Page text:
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Cablegate: Japan's Cabinet Approves Fy2008 Supplemental Budget

VZCZCXRO5574
PP RUEHRN
DE RUEHKO #2732 2742256
ZNR UUUUU ZZH
P 302256Z SEP 08
FM AMEMBASSY TOKYO
TO RUEHSS/OECD POSTS COLLECTIVE PRIORITY
RUEHFK/AMCONSUL FUKUOKA PRIORITY 0139
RUEHNAG/AMCONSUL NAGOYA PRIORITY 8225
RUEHNH/AMCONSUL NAHA PRIORITY 2496
RUEHOK/AMCONSUL OSAKA KOBE PRIORITY 3881
RUEHKSO/AMCONSUL SAPPORO PRIORITY 0714
RUEATRS/TREASURY DEPT WASHDC PRIORITY
RUEHC/SECSTATE WASHDC PRIORITY 7618

UNCLAS TOKYO 002732

SIPDIS

TREASURY FOR IA DOHNER, WINSHIP, AND FOSTER

E.O. 12958: N/A
TAGS: ECON JA EFIN ECON
SUBJECT: JAPAN'S CABINET APPROVES FY2008 SUPPLEMENTAL BUDGET

REF: TOKYO 02393

1. (SBU) Summary: Just one month after the Government of
Japan,s August 29 announcement of an economic policy package
(reftel), the Cabinet Office approved September 29 the first
supplemental budget for FY2008 to fund a portion of the
spending promised under the package, and submitted it
immediately to the Diet. The supplemental budget includes a
net 1.1 trillion ($10.5 billion) in general account spending
and another 0.2 trillion in Fiscal Investment and Loan
Program (FILP, often referred to as the "second budget")
outlays. Excluding expenditures unrelated to headline
figures of the 11.7 trillion ($111.5 billion) economic
package, the first supplemental budget funds about 1.8
trillion ($17 billion) in central government expenditures,
and 0.2 trillion ($1.9 billion) in FILP outlays. The
combined 2 trillion ($19 billion) in funding represents 17%
of the total amount committed under the August 29 package.
The remaining 83% portion of the package consists largely of
local government spending and an expansion of government loan
guarantee programs. In addition, the Cabinet will compile a
second FY2008 supplemental budget in December to finance
individual income tax cuts also promised in the economic
package. End Summary.

2. (SBU) It is uncertain at this stage whether and when the
Diet will approve the proposed first supplemental budget. If
an election does not interrupt the current session, the Diet
is expected to approve it in early December. However, if
opposition parties that have the majority in the Upper House
decide to block its passage, Diet approval will be delayed
(Japan,s constitution stipulates that, at the latest, a
budget bill will become law 30 days after Lower House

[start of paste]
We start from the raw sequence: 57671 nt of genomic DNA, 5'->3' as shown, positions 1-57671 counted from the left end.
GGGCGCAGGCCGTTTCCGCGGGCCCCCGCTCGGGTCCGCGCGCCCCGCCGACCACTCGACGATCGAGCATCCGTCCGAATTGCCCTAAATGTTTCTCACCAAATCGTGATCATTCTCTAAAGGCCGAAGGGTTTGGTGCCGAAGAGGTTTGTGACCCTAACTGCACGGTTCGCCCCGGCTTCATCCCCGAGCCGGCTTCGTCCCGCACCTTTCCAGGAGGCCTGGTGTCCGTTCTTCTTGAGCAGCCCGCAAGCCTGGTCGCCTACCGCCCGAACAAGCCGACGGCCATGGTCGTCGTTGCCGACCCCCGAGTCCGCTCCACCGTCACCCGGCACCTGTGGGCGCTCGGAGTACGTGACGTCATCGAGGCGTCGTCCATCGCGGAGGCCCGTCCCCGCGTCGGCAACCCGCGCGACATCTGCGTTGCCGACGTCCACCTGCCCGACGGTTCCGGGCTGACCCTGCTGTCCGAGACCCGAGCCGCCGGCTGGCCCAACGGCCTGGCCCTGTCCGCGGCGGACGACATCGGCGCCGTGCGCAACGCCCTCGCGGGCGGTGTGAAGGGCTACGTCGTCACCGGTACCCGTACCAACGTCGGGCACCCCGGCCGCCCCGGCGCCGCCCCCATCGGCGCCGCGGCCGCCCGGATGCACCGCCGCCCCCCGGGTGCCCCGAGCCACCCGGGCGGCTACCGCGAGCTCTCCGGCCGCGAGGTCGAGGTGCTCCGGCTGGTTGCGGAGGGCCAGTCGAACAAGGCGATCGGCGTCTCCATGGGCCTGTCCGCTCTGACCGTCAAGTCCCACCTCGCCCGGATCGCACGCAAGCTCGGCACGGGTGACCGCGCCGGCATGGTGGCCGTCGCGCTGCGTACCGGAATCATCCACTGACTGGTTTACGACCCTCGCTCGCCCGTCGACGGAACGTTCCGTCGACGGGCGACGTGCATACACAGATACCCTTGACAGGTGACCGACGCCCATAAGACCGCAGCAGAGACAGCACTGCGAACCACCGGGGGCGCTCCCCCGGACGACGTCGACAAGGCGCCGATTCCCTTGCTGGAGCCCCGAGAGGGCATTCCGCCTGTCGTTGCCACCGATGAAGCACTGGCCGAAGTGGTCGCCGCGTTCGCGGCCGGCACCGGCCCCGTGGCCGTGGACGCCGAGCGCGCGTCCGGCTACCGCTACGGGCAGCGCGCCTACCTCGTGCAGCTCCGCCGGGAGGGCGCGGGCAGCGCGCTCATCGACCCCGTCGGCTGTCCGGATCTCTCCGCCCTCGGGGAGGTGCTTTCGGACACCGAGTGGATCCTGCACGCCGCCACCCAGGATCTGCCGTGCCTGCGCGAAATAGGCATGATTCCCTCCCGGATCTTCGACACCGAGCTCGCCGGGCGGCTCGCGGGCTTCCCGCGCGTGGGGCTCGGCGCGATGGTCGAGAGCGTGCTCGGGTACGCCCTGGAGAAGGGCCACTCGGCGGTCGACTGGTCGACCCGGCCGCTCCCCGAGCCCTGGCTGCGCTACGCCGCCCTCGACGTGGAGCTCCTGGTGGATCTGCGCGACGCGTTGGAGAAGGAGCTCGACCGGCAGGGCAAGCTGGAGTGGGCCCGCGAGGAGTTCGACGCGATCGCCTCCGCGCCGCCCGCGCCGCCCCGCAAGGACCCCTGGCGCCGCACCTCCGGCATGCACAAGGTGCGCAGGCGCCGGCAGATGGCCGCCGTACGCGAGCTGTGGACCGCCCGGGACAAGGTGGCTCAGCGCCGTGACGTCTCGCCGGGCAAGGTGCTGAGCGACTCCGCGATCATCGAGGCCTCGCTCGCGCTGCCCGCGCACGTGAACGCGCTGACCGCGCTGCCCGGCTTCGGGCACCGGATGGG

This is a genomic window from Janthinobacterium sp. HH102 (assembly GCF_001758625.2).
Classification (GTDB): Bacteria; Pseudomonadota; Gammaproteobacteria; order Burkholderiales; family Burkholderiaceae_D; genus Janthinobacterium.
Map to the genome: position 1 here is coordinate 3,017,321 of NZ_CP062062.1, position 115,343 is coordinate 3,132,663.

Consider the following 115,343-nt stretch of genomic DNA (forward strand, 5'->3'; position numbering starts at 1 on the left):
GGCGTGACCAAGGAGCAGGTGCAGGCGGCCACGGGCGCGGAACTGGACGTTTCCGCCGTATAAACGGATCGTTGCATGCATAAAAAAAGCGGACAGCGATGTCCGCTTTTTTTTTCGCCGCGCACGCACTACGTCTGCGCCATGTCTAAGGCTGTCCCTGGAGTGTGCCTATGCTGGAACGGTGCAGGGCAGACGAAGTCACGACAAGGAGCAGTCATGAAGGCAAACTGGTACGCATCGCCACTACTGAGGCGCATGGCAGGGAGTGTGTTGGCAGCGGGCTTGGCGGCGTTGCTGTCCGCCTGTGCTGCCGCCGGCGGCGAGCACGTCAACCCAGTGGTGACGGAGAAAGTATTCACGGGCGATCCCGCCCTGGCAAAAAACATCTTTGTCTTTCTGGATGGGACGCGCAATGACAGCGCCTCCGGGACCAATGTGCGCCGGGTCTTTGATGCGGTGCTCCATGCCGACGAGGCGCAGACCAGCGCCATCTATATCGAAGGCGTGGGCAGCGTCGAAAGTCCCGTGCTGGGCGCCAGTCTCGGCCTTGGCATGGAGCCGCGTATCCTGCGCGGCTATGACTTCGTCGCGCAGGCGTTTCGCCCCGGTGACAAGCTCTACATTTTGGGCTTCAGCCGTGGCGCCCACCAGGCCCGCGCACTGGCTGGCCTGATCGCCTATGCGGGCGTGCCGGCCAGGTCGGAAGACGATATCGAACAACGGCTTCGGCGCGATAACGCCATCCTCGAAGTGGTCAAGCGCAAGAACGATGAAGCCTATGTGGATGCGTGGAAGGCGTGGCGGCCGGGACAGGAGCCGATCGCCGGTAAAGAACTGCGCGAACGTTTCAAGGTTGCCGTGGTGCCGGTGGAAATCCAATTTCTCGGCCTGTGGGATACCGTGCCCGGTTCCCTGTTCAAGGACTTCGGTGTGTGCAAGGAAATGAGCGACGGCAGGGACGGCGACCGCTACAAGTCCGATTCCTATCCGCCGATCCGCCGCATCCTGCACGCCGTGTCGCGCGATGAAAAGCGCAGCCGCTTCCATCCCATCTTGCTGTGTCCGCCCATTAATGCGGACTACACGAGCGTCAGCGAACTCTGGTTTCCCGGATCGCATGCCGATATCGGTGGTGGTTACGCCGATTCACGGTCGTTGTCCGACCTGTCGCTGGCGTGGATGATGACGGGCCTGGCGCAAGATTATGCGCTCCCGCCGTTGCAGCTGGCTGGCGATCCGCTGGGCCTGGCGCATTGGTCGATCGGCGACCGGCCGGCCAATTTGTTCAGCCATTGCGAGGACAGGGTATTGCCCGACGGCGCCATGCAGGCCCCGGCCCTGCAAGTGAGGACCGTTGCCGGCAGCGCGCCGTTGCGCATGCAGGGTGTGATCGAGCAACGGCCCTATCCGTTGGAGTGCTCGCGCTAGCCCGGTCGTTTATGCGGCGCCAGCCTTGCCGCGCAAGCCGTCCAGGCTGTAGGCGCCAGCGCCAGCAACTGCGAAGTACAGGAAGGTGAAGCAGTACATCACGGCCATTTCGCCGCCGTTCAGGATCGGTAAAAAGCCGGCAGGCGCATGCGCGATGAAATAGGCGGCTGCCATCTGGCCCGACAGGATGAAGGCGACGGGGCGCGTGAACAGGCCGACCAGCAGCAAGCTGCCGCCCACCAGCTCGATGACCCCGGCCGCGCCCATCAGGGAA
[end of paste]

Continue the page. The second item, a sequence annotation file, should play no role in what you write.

approval, regardless of consent from the Upper House).
Furthermore, the possibility looms that Prime Minister Aso
may dissolve the Lower House for a general election prior to
Diet deliberations on the supplemental budget.

General Account Overview
-------------------------
3. (SBU) The proposed first FY2008 supplemental budget will
increase total general account budget expenditures by a net
1.1 trillion ($10.5 billion) above the already authorized
83.1 trillion ($791 billion) in the initial FY2008 budget.
This net increase represents about 1.3% of the regular
budget, or 0.2% of GDP. The supplemental budget will fund
2.1 trillion ($20 billion) in new expenditures, consisting
of 1.8 trillion ($17 billion) of spending promised under the
economic stimulus package, and another 0.3 trillion ($2.9
billion) transfer to a sinking fund. In addition, the
supplemental budget will reduce outlays previously authorized
under the initial budget by 1.1 trillion ($10 billion).
Financing for this new spending will be provided by FY2007
unused funds and additional government borrowing. The
Ministry of Finance (MOF) will issue nearly 0.4 trillion
($3.8 billion) in additional Japanese government bonds (JGB)
representing the first JGB issuance to finance the
supplemental budget since FY2002.

FILP Account
-----------
4. (SBU) The Cabinet also approved a first supplemental FILP
budget for FY2008, which will provide roughly 0.2 trillion
($1.9 billion) in new outlays. This increase represents
about 1.3% of the initial FILP outlays (13.9 trillion/$132
billion), or 0.03% of GDP. Three government affiliated
financial institutions such as the National Life Finance
Corporation, will receive 0.2 trillion ($1.9 billion) from
the FILP. There was no additional FILP allocation for public
works-implementing institutions. Financing for the FILP
supplemental is provided entirely by the issuance of FILP
bonds.
SCHIEFFER

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